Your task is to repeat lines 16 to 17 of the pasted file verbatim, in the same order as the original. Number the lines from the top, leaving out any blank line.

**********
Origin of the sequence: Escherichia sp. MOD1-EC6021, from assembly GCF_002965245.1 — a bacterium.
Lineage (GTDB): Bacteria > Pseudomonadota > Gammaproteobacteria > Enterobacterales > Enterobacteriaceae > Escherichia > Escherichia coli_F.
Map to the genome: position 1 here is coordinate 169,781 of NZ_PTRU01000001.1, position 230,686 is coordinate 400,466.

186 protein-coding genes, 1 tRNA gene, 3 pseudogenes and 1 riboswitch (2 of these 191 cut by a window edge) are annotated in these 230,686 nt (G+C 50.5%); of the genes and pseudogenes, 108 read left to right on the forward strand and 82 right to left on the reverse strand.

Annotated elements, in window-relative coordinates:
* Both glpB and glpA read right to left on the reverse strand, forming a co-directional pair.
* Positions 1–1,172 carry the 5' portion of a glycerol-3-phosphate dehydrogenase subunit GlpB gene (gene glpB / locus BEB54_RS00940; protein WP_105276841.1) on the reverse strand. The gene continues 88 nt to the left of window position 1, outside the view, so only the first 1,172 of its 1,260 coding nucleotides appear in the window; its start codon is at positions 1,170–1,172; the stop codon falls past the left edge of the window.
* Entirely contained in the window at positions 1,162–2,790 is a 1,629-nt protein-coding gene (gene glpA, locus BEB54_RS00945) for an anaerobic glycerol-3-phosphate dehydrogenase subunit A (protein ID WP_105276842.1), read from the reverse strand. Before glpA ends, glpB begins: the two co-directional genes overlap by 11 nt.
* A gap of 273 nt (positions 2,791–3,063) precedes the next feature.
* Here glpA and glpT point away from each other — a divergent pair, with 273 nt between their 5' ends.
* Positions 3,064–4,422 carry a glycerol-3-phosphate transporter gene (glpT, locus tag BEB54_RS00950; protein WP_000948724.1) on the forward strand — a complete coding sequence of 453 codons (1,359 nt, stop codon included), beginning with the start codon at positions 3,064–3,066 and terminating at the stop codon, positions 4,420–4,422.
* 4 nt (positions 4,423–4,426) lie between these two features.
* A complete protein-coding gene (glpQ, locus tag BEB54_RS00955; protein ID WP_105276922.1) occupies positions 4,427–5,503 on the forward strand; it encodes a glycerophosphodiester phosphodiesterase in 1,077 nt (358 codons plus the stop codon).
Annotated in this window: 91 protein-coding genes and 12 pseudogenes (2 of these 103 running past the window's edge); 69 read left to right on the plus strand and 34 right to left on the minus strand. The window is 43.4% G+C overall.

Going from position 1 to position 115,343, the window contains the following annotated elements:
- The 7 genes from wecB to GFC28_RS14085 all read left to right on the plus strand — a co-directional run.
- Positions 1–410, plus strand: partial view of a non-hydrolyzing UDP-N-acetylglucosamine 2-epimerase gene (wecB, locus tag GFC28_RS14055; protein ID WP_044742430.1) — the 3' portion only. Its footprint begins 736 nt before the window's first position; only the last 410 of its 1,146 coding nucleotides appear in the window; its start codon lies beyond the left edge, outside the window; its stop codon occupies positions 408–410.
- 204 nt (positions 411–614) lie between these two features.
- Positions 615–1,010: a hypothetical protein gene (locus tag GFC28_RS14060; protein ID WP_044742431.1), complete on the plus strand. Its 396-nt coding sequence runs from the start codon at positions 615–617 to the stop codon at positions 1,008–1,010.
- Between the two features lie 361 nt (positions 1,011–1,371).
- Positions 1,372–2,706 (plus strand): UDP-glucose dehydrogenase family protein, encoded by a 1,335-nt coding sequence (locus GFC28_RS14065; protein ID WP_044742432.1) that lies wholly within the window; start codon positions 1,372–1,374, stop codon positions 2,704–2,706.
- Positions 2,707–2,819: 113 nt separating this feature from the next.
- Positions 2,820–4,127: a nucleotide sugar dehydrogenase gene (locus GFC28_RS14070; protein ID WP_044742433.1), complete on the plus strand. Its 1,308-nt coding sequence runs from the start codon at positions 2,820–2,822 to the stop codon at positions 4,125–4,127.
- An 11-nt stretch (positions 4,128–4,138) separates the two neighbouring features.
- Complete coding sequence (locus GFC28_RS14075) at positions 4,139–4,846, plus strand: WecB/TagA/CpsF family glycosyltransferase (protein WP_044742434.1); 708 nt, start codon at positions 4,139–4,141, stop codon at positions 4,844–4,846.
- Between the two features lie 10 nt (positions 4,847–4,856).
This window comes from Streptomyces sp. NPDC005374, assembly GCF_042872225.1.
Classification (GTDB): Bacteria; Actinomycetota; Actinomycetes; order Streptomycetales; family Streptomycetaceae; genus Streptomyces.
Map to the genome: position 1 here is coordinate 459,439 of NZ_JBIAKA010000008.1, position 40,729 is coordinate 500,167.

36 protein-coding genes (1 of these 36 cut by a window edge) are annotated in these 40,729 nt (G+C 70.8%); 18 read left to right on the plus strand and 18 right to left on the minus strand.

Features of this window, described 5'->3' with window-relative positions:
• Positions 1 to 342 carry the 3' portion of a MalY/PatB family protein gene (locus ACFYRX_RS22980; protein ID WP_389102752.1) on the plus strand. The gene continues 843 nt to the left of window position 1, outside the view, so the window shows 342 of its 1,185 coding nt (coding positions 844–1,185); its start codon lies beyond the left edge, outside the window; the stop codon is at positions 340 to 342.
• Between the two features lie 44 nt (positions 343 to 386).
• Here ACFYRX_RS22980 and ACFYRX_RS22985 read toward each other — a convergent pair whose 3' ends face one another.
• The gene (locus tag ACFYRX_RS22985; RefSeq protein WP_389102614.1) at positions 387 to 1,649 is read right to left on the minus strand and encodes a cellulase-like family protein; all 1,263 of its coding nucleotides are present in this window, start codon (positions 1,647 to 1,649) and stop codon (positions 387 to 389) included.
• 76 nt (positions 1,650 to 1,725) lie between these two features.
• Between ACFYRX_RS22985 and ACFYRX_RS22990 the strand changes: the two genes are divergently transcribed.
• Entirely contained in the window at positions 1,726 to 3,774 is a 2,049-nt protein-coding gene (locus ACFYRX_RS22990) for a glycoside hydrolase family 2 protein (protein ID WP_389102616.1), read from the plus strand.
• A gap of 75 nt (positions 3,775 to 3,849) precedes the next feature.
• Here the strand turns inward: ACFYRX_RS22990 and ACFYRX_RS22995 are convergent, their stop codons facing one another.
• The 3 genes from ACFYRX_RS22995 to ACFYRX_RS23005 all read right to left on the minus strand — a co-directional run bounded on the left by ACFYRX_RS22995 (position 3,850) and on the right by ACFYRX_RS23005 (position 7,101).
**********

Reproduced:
- The 7 genes from wecB to GFC28_RS14085 all read left to right on the plus strand — a co-directional run.
- Positions 1–410, plus strand: partial view of a non-hydrolyzing UDP-N-acetylglucosamine 2-epimerase gene (wecB, locus tag GFC28_RS14055; protein ID WP_044742430.1) — the 3' portion only. Its footprint begins 736 nt before the window's first position; only the last 410 of its 1,146 coding nucleotides appear in the window; its start codon lies beyond the left edge, outside the window; its stop codon occupies positions 408–410.